Ever since shortly after her famed performance at the 1959 Newport Folk Festival, Joan Baez has been an internationally known star, famous for classic albums and a career marked by social and political activism.
Originally published on Mon October 15, 2012 1:41 pm
If you're one of the few viewers still confused about what Treme is saying about art, do note this episode's "play-within-a-play" staging of Samuel Beckett's Waiting for Godot. The existentialist play revolves around two characters, Vladimir (nicknamed Didi) and Estragon (called Gogo), who wait interminably for a mysterious "Godot" by a desolate country road. It's clearly meant to parallel New Orleans residents' wait for essential social services, complete with the barren backdrop of the city post-Katrina.
On the next edition of All This Jazz, on Saturday the 13th, our second-hour theme will be "Monk's Tunes." Thelonious Monk would have turned 95 earlier this week; he was born on October 10th, 1917. (He died in 1982.)
Pat Fitzgerald and Robin Dale Ford make their first appearance on Mountain Stage, recorded live on the campus of the University of Alaska at Fairbanks. The two have worked together and separately for more than 20 years, in the process becoming an integral part of Alaska's unique musical landscape, where rock and acoustic music often find common ground.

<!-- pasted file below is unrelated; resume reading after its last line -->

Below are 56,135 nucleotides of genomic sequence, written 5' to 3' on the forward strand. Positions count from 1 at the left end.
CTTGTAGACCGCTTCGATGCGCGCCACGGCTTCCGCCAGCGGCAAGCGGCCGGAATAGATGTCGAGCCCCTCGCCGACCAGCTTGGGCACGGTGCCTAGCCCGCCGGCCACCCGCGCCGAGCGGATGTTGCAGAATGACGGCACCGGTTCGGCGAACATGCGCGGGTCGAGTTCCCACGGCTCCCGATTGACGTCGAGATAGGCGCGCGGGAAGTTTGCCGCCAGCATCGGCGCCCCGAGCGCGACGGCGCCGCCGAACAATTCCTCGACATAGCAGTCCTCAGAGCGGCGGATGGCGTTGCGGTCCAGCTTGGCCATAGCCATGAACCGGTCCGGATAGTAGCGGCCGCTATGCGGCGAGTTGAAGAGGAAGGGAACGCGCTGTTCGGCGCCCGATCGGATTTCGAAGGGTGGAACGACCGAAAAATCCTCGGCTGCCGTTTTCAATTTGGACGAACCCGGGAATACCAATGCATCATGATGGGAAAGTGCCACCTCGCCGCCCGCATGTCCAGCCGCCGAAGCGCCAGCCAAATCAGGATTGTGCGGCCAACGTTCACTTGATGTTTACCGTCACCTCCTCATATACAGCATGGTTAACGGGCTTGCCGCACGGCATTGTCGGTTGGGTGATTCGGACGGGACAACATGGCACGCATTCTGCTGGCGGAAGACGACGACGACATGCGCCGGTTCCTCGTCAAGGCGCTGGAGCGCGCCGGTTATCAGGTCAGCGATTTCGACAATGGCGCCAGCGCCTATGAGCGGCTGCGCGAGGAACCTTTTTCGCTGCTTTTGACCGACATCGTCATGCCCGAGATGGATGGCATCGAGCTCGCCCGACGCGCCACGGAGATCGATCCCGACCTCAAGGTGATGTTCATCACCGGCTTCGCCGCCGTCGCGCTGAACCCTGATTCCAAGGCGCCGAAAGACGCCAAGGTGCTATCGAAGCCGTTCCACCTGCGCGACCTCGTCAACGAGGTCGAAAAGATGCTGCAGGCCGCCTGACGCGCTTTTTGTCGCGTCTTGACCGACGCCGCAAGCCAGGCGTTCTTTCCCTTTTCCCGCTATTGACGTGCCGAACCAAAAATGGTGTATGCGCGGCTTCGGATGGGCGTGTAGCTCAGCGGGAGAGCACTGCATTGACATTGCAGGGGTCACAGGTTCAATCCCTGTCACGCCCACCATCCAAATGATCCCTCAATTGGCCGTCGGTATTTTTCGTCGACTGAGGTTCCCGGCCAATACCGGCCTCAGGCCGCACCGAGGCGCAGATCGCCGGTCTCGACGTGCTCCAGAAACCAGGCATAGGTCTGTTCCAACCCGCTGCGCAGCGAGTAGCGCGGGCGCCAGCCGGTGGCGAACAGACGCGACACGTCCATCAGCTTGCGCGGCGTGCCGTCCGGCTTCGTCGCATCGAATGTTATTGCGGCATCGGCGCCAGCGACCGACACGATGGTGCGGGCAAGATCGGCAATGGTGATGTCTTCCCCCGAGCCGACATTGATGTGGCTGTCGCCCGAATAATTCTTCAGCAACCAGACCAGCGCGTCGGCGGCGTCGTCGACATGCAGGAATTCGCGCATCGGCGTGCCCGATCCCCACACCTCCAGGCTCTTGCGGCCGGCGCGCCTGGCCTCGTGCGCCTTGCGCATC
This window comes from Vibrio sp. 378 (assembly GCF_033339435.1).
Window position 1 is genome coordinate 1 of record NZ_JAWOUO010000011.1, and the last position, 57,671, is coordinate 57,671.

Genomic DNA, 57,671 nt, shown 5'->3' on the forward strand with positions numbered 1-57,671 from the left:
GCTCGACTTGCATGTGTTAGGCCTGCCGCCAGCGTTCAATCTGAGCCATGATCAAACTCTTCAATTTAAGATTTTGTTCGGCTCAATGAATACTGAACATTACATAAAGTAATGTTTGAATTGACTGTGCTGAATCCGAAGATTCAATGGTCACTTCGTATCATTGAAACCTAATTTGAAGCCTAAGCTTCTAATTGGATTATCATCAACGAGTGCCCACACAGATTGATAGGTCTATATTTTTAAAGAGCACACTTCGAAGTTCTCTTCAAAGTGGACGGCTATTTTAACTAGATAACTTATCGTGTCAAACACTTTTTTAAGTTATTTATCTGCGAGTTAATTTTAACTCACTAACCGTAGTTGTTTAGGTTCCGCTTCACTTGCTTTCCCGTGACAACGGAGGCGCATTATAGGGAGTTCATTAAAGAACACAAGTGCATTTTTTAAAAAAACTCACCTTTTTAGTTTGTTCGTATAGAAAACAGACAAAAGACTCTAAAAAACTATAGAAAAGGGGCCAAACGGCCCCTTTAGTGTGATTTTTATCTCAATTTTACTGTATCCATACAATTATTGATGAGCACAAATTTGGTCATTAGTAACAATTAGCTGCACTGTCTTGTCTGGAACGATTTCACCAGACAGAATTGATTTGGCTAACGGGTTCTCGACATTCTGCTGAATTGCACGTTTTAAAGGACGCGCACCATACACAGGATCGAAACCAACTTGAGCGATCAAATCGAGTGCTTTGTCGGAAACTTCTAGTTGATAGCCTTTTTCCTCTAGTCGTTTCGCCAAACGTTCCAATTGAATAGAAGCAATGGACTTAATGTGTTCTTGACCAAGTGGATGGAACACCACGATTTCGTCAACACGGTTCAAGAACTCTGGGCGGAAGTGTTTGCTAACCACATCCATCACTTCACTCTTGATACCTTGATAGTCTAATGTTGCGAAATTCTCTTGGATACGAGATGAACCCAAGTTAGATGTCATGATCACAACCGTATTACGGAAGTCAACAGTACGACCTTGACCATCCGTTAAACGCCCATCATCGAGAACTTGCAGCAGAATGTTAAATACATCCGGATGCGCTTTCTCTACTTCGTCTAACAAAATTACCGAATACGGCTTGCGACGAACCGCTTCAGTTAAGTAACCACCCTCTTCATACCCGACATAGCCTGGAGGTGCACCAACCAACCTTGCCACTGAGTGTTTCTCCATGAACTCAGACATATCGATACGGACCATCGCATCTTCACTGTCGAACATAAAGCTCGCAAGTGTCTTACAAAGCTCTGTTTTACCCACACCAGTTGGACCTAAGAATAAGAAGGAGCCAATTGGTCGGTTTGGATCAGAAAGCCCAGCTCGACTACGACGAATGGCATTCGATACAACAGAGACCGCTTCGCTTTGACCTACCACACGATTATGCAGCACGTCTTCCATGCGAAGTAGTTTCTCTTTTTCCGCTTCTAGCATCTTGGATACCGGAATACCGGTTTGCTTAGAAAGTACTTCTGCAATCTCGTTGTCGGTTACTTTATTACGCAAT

Originally published on Wed October 17, 2012 3:53 pm
New York Philharmonic Music Director Emeritus Kurt Masur, 85, has announced that he has been living with Parkinson's disease for several years: "I have had the fortune of receiving great medical care since the diagnosis, enabling me to continue my conducting activities. These recent events have served as a good opportunity to make a return to the podium with a greater sense of purpose and awareness."
A creative composer and his 10-piece band embed melodies from a golden musical age in the Horn of Africa into Western harmony, and an Afro-Caribbean breeze blows through it, as Russ Gershon and the Either/Orchestra present The Collected Unconscious in Tishman Auditorium at the New School in New York City, in Surround Sound on JazzSet.
The words of the English poet William Blake still resonate 185 years after his death. Blake, who was also a painter and printmaker, wrote the famous lines, "Tyger! Tyger! burning bright / In the forests of the night."